Sunday, June 12, 2011

When Barbeque Should Be A Crime | Libraries are not the place to BBQ
Grilling enthusiasts are descending in flash mob protests on the libraries of America. Why? A recent U.S. Court of Appeals ruling upholding the prohibition against barbequing inside of government libraries.

I know this is Summer, and a BBQ is awesome fun, but please: No open flames inside of our nation's atheneums. Visitors come to study, research and read quietly, not to see you slather up ribs. Barbeques are hard enough to witness with shirtless fat guys sweating over hot dogs at parties, and in many instances should be considered a federal offense in itself.

Why is this news? Well, on March 9, 2009, Joe Rogers and his kids wanted to have a cookout in the children's book section of Iowa City, Iowa's downtown library. Rogers arrived shortly before 11AM and began setting up the Weber while the kids read Dr Seuss books. Library police ejected them when they refused to leave the bibliotheca. Rogers sued, claiming his First Amendment rights had been violated and the officer should not have thrown a book at him.

Last month the U.S. Court of Appeals for the Iowa City district dismissed the case, deciding the government should not be forced to give citizens "the full range of free expression" in such solemn spaces. The court found no infringement of First Amendment rights or excessive use of force. Since then, outdoor cable channels and their celebrity grill masters have circled the hibachis in protest inside 127 libraries across the country, risking arrest.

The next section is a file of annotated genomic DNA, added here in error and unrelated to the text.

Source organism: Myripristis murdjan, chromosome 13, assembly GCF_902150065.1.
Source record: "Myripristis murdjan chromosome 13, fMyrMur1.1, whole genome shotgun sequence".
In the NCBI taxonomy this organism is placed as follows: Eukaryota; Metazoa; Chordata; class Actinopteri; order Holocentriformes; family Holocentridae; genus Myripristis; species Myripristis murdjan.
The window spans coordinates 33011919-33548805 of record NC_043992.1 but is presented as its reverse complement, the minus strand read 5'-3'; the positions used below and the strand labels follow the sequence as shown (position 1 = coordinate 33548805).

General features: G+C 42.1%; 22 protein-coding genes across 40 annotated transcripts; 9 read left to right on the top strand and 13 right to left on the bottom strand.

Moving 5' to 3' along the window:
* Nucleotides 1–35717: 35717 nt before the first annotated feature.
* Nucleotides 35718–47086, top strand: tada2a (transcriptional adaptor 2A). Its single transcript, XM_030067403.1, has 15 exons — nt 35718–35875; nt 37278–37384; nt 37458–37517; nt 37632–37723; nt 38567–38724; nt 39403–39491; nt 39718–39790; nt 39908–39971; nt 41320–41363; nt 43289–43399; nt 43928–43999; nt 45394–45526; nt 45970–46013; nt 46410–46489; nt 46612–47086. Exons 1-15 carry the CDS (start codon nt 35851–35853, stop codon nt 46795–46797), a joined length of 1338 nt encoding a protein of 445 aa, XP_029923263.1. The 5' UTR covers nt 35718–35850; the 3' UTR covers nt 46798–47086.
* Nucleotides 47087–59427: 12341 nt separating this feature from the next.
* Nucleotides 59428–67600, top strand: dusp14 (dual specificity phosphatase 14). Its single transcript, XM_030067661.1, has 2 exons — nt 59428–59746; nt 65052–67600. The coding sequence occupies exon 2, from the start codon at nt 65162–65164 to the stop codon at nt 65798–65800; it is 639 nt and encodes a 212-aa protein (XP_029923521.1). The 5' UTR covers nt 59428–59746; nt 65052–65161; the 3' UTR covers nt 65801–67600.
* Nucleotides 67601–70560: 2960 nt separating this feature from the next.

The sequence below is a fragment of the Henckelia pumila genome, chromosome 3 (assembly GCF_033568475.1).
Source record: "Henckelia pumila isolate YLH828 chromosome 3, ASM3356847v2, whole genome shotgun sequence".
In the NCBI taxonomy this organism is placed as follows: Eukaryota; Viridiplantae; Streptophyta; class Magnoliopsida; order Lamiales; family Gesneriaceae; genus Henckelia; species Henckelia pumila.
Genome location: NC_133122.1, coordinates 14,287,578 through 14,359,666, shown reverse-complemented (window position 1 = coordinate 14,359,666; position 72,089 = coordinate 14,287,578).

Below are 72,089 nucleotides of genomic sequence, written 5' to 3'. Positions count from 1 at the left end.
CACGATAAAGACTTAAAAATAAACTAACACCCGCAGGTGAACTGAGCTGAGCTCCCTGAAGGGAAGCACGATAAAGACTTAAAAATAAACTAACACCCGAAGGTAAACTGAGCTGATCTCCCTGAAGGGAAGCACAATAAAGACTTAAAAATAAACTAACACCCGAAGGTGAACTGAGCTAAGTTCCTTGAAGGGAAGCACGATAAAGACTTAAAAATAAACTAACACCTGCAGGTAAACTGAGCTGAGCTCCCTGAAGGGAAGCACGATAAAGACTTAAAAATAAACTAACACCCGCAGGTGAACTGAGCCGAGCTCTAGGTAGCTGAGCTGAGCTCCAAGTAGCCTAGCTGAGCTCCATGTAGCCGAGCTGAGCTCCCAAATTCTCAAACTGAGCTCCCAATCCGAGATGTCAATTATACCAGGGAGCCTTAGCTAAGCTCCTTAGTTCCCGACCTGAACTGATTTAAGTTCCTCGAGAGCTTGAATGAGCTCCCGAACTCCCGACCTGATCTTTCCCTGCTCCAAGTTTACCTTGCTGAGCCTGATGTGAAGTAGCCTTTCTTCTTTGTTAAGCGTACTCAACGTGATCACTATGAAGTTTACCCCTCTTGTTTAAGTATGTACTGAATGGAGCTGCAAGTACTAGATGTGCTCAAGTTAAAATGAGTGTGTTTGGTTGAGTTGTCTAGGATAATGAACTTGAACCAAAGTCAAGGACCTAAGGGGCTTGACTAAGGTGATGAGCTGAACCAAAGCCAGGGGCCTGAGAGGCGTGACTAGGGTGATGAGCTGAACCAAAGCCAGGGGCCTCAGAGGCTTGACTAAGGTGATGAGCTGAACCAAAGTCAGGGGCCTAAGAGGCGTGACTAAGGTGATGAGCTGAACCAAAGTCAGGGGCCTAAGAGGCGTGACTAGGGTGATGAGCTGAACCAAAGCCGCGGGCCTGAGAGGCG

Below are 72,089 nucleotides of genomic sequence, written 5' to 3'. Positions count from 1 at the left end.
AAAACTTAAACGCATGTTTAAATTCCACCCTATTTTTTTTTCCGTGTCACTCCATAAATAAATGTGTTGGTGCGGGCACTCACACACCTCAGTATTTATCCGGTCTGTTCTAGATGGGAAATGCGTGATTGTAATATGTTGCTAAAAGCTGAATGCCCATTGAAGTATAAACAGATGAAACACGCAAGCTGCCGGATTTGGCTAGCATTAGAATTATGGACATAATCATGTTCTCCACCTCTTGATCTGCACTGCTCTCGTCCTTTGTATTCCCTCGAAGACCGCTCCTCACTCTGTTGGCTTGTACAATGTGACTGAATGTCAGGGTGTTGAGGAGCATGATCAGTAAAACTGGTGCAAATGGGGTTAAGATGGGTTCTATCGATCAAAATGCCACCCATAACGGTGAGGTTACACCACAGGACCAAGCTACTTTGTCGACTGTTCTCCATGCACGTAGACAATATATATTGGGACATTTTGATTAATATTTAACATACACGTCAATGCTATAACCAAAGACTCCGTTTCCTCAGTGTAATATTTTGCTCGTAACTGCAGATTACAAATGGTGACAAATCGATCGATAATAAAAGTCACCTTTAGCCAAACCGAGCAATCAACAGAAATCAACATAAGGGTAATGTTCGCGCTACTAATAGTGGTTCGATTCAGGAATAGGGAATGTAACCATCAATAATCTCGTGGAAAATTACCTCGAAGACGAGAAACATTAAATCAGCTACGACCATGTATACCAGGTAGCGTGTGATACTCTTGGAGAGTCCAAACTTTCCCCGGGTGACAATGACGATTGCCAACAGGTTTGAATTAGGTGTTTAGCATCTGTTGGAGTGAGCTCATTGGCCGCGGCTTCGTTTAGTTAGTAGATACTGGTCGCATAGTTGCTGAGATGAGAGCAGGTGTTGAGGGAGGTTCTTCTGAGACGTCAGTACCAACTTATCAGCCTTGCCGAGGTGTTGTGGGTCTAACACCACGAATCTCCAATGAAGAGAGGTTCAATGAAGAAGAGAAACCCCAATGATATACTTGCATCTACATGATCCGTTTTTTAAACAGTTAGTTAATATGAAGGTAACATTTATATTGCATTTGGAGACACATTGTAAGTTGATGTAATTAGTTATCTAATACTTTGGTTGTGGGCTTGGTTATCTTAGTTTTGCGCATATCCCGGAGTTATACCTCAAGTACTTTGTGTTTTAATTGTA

The National Library System now feels compelled to issue press releases noting it "supports grilling", and that it has a "long and proud tradition of supporting" First Amendment rights. It even oddly recommends that "grilling in our parks is a great way" to support the First Amendment, whether at "a national park on the 4th of July with tens of thousands of people or with the neighbors at your inflatable swimming pool."

The country has thousands of acres of park space where it's OK to barbeque, just not in the reference section of a library. It also points out that by law the agency must be the first responders for your "enjoyment" on public lands it oversees. In other words, if someone is making your visit to a library  unenjoyable, we're obligated to get rid of them.

The NLS's final point is sort of an extension of the tragedy of the commons, an medical theory that says indoor grilling can generate lethal fumes: "Just as you may not appreciate someone using a cell phone in a movie theater or someone deep frying onion rings at a funeral, we believe it is not appropriate and possibly dangerous to be using an open flame inside of a book repository."

I'm sure President Lincoln, who reportedly was an avid reader and quite good with the wood, on the grill, would agree.

RENEGADE NEWS: This is a parody of news

 inspired by WSJ  OPINION  When Dance Should Be a Crime (JUNE 11, 2011)